Flaws and All: Stretch marks go viral in support of women _lowres

Associated Press photo -- Karly Vedan shows stretch marks along her stomach. An Instagram campaign started months ago by moms Alex Elle, a writer, and Erika Layne Salazar, a photographer, dubbed Love Your Lines, urges women to show off their stretch marks.

Karly Vedan was 9 when she first noticed stretch marks popping on her legs.

“I grew pretty tall really fast,” she said. “They looked really creepy, like something scratched my knees.”

Fast forward more than a decade, and her lines have lots of company. Before giving birth a year ago to an adorable son, at 35 weeks into her pregnancy, lines had taken over her tummy.

“At first I was just kind of scared,” said the 21-year-old Canadian student in Edmonton, Alberta. “It looked so weird, like I had a bunch of spider veins all over my stomach … . I asked my doctor about it, and they said those are just stretch marks, don’t worry about it.”

She heeded that advice and was overjoyed a few months back when she stumbled on an Instagram campaign urging other women to do the same.

The effort that has resonated with Vedan and hundreds of other women was started about seven months ago by moms Alex Elle, a writer, and Erika Layne Salazar, a photographer. Aptly dubbed Love Your Lines, they put up an Instagram account of that name and spread the word for one and all to email them photos of their stretch marks and how they feel about them, especially in relation to today’s idealized standards of skinny, unmarred perfection.

Swamped with images, they’re still going strong, giving birth to the popular hashtag LoveYourLines used by posters showing off their own marks on Instagram, Tumblr and elsewhere across social media. Setting the effort apart from other woman power and esteem-boosting campaigns is the fact that Elle and Salazar transform each image into high-art black and white as a way to avoid distraction from the marks themselves and the stories behind them.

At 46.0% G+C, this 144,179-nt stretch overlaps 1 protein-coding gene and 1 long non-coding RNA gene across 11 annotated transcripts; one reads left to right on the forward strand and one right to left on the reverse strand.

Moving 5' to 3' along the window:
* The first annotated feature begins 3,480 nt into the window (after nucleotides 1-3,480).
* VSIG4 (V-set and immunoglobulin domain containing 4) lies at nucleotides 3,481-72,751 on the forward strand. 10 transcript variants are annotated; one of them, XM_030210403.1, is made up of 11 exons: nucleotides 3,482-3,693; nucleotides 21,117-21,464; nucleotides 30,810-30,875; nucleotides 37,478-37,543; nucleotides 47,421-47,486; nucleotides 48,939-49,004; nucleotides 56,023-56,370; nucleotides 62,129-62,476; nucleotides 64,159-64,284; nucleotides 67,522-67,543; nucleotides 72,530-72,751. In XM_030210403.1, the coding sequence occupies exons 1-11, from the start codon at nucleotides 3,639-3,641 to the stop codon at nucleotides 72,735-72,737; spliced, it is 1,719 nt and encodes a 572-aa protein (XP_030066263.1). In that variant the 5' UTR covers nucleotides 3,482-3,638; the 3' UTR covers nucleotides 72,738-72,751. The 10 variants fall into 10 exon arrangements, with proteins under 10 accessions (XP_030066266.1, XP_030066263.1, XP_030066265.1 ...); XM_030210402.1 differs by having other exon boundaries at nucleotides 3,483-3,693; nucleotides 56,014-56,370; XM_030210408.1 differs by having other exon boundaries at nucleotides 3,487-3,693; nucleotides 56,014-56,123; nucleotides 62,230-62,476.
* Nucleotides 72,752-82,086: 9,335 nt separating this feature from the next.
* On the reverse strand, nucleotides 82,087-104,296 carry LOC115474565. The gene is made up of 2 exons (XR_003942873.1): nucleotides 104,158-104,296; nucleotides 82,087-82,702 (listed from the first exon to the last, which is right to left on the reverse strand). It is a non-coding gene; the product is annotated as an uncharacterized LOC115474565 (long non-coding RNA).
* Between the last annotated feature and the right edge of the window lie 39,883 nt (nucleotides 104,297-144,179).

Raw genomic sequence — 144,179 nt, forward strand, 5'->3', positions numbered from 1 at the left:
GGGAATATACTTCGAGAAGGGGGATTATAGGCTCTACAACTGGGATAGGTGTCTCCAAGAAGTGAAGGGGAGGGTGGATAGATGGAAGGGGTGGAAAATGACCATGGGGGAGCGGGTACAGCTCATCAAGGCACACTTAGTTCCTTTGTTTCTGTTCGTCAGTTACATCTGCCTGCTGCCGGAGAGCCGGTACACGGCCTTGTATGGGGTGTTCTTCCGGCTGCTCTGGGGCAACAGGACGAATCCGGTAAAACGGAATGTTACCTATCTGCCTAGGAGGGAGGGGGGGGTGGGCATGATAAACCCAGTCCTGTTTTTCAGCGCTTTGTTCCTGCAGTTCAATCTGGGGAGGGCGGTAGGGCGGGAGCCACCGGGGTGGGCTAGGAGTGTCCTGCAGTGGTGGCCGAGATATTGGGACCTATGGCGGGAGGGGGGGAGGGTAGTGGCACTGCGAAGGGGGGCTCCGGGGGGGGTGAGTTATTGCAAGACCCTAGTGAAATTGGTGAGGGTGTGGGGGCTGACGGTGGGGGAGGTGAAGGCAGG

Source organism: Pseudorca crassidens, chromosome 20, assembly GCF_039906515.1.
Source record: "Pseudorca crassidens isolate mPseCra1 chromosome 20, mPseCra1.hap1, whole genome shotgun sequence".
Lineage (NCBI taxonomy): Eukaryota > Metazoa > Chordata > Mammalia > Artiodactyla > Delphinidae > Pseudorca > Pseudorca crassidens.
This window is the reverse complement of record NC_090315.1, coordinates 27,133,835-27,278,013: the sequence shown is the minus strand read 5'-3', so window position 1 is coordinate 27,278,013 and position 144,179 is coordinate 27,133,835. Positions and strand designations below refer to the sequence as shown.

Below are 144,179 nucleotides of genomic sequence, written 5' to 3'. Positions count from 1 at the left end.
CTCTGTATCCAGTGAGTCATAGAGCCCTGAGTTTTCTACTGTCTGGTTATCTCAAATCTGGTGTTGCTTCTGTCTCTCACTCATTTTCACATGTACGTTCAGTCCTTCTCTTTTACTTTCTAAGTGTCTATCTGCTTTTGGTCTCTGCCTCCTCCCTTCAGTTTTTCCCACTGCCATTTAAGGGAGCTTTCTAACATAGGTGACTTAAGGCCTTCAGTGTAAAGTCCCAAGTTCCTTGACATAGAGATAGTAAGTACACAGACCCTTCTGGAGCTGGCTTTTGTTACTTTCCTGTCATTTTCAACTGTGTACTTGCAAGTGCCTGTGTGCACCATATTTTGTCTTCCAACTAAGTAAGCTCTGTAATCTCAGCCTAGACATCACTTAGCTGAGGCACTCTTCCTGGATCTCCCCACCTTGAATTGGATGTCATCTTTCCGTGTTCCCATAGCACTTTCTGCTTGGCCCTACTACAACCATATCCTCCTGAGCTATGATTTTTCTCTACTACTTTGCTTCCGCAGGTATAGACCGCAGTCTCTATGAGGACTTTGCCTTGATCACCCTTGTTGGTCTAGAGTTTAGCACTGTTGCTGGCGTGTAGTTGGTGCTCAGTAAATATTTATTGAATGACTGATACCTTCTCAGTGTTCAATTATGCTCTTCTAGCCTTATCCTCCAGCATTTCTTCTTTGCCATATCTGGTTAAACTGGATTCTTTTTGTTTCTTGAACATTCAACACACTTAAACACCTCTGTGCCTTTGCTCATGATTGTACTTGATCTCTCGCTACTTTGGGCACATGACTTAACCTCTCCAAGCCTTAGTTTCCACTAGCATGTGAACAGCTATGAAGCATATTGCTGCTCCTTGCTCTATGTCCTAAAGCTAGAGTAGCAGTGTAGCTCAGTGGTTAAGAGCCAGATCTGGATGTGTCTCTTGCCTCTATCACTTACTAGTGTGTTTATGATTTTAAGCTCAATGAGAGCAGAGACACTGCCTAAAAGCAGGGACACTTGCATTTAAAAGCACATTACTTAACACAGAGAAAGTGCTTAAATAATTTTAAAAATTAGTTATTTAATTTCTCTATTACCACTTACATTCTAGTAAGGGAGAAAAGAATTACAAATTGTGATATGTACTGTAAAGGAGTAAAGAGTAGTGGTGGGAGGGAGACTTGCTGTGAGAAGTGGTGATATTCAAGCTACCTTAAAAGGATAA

“For me, Love Your Lines was a way to make women feel safe about their bodies,” said Elle, in Rockville, Maryland. “We wanted a platform where women could be themselves. Initially it was just going to be a fine art photography collection where I would be interviewing the women and Erika would be taking the photos. Then it just kind of went crazy.”

With the promise of anonymity to all who want it, women from around the world are pouring out their seemingly sincerest joys, anxieties and despair over their marks, loose postpartum bellies and battle wounds from valiant fights against cancer.

Some, such as Vedan, have allowed themselves to be identified by the posting of their traceable Instagram handles. Others, such as a recent nameless submission, have spoken of suicide.

“No man will love me or choose me when there are so many beautiful & lovely women out there,” wrote one who submitted a close-up of her belly and identified herself as a childless 24-year-old. “I will never be at peace with my lines. My body issues consume me at every waking moment.”

Nearly 300 people, at the urging of Elle and Salazar in an accompanying comment, have offered her comments of love and encouragement.

“Women are absolutely beautiful the way that they are and they don’t have to be airbrushed to be beautiful,” Elle said in a recent phone interview with Salazar. “I feel like we’re coming into a time where women are starting to accept that they’re beautiful, flaws and all. We’re so much more alike than we think.”

Salazar, who lives near Elle in Silver Spring, Maryland, considers support an important part of the project.

“We’re all opening the door for each other,” she said.

But it’s also more personal for her. Salazar’s 4-year-old daughter required open-heart surgery at birth. “She has a huge scar down her chest. I never want her to think twice about whether she’s beautiful or not.”